Several former managers of the Forestry Development Authority (FDA) on trial for illegally issuing sixty-one (61) Private Use Permits (PUPs) in the amount of US$6M were last Tuesday linked to “forging signatures” on the community land deeds that authorized logging companies to operate on 2.5 million hectares of farmland throughout the country.
Thomas Doe Nah, a member of the Presidential Special Independent Investigation Body (SIIB), testified that representatives of the communities informed the SIIB that they did not know how the FDA awarded their lands to the companies for logging activities.
It was based on a recommendation from the SIIB that the government dismissed and charged Moses Wogbeh, former managing director of the FDA, and three other managers and a senior surveyor of the Ministry of Land, Mines and Energy.
The government is prosecuting them at Criminal Court ‘C,’ on multiple crimes including economic sabotage, criminal conspiracy, forgery and counterfeiting, obtaining and issuance of deceptive writings, obstruction of government functions by public servants.
The defendants denied the charges when they were first arraigned before Judge Peter W. Gbeneweleh
Nah, who is the prosecution’s second witness and executive director of the Center for Transparency and Accountability of Liberia, a civil society group, alleged that the defendants did not get the approval of the land owners before awarding the contract to the logging companies to do business with the PUPs.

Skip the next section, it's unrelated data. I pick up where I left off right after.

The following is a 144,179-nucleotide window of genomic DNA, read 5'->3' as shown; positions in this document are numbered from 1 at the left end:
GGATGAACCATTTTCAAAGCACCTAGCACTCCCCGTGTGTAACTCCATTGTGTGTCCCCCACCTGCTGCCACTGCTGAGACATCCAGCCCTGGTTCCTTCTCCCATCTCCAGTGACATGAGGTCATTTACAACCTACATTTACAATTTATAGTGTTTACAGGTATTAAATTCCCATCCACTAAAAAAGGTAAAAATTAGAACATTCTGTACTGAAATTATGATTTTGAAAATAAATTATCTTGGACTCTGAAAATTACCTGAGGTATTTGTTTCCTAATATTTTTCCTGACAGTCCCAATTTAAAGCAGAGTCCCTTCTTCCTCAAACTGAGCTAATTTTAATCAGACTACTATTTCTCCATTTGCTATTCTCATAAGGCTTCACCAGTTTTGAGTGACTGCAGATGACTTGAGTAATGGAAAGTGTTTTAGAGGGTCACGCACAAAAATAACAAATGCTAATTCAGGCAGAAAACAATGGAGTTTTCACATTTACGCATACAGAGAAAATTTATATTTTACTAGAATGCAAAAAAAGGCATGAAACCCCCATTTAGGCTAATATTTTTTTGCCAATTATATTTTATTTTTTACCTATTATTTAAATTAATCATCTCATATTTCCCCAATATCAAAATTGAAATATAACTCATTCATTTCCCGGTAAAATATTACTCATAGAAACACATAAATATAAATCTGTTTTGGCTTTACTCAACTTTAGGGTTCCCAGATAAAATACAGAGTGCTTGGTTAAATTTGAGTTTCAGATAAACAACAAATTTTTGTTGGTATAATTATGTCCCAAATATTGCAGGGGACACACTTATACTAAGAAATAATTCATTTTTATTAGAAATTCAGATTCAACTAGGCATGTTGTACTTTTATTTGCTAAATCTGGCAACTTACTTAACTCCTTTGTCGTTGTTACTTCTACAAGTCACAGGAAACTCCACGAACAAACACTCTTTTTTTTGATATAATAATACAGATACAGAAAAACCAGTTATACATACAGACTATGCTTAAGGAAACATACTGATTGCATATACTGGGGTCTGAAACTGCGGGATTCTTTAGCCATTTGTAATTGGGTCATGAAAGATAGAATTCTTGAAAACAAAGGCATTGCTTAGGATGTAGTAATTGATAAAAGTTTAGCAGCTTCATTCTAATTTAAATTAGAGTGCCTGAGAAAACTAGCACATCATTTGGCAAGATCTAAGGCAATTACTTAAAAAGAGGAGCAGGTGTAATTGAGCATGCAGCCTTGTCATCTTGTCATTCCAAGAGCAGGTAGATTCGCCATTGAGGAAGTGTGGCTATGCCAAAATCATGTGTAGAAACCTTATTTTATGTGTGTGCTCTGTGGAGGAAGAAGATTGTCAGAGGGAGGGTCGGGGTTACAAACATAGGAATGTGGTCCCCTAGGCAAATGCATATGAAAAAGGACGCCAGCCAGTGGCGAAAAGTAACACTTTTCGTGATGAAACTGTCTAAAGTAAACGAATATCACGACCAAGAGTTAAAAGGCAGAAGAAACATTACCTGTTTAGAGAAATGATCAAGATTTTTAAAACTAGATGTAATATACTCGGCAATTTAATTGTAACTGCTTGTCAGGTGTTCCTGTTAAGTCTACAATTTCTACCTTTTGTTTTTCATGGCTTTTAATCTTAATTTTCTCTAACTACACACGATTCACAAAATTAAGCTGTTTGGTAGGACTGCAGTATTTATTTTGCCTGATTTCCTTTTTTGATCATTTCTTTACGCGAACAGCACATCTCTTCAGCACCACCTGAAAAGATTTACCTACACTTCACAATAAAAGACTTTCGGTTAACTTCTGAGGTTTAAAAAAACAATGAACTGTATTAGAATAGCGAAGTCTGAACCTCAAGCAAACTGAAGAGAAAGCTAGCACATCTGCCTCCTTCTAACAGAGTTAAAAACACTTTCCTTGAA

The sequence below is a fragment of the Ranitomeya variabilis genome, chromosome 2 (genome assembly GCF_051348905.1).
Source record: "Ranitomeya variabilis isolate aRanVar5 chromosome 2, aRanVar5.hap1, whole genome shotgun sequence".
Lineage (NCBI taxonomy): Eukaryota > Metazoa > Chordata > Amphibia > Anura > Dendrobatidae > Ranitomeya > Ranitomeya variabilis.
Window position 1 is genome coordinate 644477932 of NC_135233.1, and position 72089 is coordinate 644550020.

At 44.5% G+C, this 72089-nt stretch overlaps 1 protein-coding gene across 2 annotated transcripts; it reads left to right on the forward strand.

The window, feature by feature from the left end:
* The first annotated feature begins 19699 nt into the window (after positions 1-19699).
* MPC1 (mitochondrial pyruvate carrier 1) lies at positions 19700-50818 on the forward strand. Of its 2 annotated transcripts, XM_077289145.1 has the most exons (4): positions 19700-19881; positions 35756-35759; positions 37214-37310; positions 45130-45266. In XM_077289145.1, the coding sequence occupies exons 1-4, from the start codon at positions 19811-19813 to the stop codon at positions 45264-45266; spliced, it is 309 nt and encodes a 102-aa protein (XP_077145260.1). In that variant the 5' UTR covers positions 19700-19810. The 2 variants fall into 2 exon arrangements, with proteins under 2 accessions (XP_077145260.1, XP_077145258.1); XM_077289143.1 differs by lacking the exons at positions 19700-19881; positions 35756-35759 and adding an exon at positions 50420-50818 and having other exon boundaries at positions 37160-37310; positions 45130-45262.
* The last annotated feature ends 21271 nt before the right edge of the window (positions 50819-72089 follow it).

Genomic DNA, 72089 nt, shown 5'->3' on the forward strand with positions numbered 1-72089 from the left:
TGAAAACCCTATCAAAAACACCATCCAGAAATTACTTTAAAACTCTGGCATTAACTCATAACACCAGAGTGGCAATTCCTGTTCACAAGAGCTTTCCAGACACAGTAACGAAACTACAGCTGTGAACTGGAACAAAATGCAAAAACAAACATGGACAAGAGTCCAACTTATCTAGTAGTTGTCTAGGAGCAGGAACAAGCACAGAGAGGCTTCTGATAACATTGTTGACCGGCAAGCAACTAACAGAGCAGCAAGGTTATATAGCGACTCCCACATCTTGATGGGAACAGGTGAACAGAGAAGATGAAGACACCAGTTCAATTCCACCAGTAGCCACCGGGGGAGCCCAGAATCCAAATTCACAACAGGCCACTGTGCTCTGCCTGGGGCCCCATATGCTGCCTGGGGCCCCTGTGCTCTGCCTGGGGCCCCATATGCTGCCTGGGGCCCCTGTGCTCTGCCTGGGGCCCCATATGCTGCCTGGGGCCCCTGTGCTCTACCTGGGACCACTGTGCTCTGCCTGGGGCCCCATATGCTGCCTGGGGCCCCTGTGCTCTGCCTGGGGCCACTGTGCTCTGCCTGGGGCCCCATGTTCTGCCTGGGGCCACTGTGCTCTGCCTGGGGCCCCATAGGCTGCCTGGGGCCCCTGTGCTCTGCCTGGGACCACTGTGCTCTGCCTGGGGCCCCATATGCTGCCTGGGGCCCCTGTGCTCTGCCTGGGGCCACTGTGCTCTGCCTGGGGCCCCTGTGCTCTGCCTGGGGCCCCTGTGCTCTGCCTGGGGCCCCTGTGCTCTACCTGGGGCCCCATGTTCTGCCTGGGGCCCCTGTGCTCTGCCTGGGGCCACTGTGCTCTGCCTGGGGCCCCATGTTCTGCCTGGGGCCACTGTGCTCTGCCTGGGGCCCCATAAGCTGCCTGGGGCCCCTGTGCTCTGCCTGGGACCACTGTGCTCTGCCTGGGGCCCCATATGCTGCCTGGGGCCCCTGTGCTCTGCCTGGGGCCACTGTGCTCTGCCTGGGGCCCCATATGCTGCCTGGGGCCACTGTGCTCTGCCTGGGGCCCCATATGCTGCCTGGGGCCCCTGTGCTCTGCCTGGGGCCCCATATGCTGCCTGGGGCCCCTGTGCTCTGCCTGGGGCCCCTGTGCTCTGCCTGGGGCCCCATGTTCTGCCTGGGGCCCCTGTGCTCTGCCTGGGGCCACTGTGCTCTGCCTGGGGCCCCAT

“We conducted our investigation with those victimized communities about the FDA management’s handling of the PUPs, and they told us that they were not consulted and did not sign any deeds for companies to use their lands for logging purposes,” he explained.
“We also found out that the signatures on the deeds believed to be those of the communities were forged by the defendants,” he added.
Furthermore in his testimony, the witness named several communities in five of the 15 counties, whose signatures were allegedly forged on their land deeds by the defendants.
“We met with the effected communities in Grand Bassa, Rivercess, Grand Kru, Sinoe and Grand Gedeh and during our investigation they told us they were not consulted and did not give their land deeds to the FDA,” said Nah.
Nah said representatives of the various communities told the SIIB that they did not know the terms and conditions of the PUP agreements between the FDA management and the logging companies.
According to him, most of the communities they visited said they did not even know whether their lands have deeds.
Concluding, Nah revealed that confirmation was also received from the FDA regional director that the verification memorandum which authorized the companies to operate in the communities was falsified and did not represent FDA interaction with the land owners.
The case continues.